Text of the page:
My parents arrive from Mexico and feel the cold!
WELL, what a relief! I was feeling so much better. The five days after the second chemo session were quite tough to get through but as you are trapped inside your body there is no escape from it. Just keep positive in the knowledge that each day you get a little better.
On 23rd of December, after last-minute preparations I went to have lunch with my second family and Jorge. I would be collecting my parents later that day.
It was quite hard to believe that I would be seeing them. They have lived in Mexico for many years and this would be only the third time in 12 years that I would be seeing them. I love my parents and it is at times like these when you feel the separation and distance acutely. Luckily, I was feeling better just in time for their arrival.
My heart was racing as I waited in the arrivals hall at Malaga airport. Their flight was on time along with 20 others so it was very busy. Spotting my parents was easy. My father is a towering six feet five inches tall and if that wasn’t enough of an indicator both my parents were wearing masks! I know it isn’t common place in Europe but if you travel, particularly in Asia, everyone wears a mouth mask to prevent the spread of germs.
As flights are notorious for being a hive of bugs and infection the last thing they wanted was to bring something horrible home to me.
There was quite a lot of commenting from the Spanish around me: “Look at those two. What’s the matter with them? Have they got Ebola do you think?!!” You have to laugh at times. Anyway, after hugs and kisses I whisked them off to the car and had to do quite a lot of rearranging to fit in all their cases. That sorted, we set off for home.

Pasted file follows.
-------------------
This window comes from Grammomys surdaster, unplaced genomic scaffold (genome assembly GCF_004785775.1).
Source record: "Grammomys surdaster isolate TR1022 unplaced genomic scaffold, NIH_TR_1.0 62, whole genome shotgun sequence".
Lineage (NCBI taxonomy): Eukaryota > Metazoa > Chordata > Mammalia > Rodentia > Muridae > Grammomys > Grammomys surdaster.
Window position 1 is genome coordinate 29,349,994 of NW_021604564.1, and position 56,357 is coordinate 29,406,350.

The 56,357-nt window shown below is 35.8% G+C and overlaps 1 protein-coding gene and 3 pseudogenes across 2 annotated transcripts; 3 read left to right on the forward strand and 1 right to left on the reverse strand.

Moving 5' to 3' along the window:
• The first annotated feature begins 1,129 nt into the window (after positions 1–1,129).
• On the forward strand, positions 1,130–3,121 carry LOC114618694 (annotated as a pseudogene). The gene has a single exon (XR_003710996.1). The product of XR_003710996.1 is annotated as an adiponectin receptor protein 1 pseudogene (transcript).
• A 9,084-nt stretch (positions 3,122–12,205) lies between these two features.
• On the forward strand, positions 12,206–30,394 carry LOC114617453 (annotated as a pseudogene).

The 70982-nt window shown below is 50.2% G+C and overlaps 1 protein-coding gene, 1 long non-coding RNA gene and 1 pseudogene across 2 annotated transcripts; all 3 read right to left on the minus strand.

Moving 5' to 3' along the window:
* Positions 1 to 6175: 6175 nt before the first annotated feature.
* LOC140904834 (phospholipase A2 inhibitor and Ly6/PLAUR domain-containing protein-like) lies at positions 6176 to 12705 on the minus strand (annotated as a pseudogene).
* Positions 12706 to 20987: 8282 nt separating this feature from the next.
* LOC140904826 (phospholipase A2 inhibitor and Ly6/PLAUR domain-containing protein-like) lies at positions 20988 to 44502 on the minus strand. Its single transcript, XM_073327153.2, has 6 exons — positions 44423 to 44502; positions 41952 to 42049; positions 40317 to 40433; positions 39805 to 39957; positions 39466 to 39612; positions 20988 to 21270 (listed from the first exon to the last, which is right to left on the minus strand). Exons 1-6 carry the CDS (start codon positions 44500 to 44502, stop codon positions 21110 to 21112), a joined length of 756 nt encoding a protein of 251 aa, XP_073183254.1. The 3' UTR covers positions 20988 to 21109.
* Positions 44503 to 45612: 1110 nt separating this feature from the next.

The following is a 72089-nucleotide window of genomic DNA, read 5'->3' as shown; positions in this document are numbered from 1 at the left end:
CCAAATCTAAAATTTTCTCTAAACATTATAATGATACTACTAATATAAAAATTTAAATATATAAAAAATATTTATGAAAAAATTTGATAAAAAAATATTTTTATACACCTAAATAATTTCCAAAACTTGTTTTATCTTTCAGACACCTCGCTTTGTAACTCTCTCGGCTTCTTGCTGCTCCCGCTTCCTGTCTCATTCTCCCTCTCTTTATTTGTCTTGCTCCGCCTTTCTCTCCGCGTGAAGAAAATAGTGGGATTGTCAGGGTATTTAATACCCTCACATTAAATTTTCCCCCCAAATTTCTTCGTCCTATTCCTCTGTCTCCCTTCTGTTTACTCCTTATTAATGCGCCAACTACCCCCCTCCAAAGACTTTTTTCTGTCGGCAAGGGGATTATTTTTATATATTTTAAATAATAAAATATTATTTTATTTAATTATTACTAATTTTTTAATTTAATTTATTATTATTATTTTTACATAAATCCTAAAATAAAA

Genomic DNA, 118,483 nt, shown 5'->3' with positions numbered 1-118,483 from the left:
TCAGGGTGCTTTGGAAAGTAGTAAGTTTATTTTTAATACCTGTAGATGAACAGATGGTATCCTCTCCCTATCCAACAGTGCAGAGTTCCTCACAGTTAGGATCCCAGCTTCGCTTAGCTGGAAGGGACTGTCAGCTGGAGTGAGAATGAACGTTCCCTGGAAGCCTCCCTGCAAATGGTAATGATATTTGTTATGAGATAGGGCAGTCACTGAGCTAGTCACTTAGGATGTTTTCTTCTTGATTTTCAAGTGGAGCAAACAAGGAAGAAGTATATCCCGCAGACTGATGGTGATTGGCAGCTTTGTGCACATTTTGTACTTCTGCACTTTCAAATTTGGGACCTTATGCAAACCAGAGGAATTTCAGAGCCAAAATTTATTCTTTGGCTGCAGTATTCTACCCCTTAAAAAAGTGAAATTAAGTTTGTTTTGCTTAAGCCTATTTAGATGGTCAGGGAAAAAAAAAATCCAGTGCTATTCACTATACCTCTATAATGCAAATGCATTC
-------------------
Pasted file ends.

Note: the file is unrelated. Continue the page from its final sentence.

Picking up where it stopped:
They were freezing! Although the temperatures are mild in Malaga they were akin to Nordic conditions for my parents as it never gets cold in Mexico. Time to light the fire and get cosy and of course a much-needed, reviving cup of tea!
Christmas Day and the sun shone brightly and the weather warmed up. In fact, it could not have been more perfect, not a breath of wind and lovely and warm.
I had booked a table at my favourite restaurant, Casa Matilde, La Plata, in Benajarafe. We sat in the gardens looking out to sea and enjoyed a glass of fizz together. Lunch was spectacular as always. When the chill started to set in we moved inside around five o’clock and sat by the fire.
The table next to us summed up the Christmas spirit and what it means to be part of a Spanish family. They were 33-strong across four generations and boy could they sing! It was intoxicating listening to them belt out Spanish carols accompanied by a healthy array of musical instruments.
Warmed by Christmas cheer and local wine, we wended our way home to light the fire.
The next few days were spent taking trips to the local village and showing my parents around and of course the all essential visit to my local fruit man! Both my parents are cancer survivors and my father particularly cannot get through the day unless he has several bananas, so we stocked up on those and all the other lovely fruit and veg from Rafa’s garden.
I try to have lots of fruit and veg, generally juiced up first thing in the morning. Having lost a few kilos in the immediate aftermath of chemo, I was now putting the weight back on in preparation for round three! Luckily my appetite had returned and I was making the most of it.
I would be taking my parents into Malaga later and meeting Jorge, which both my parents were looking forward to as he has been such a huge support to me. A quick trip around the port and up Calle Larios would be the order of the day.
Malaga has changed so much since I studied here over 20 years ago and is much smarter than it used to be. For me Malaga is a very special place.
I would decide where to see in the New Year and where to eat my grapes later. The 31st would be spent preparing for my sister’s arrival from Manila with her boyfriend, and my children just back from a splendid trip to London to see the rest of the family; 2015 would get off to a good start surrounded by my family.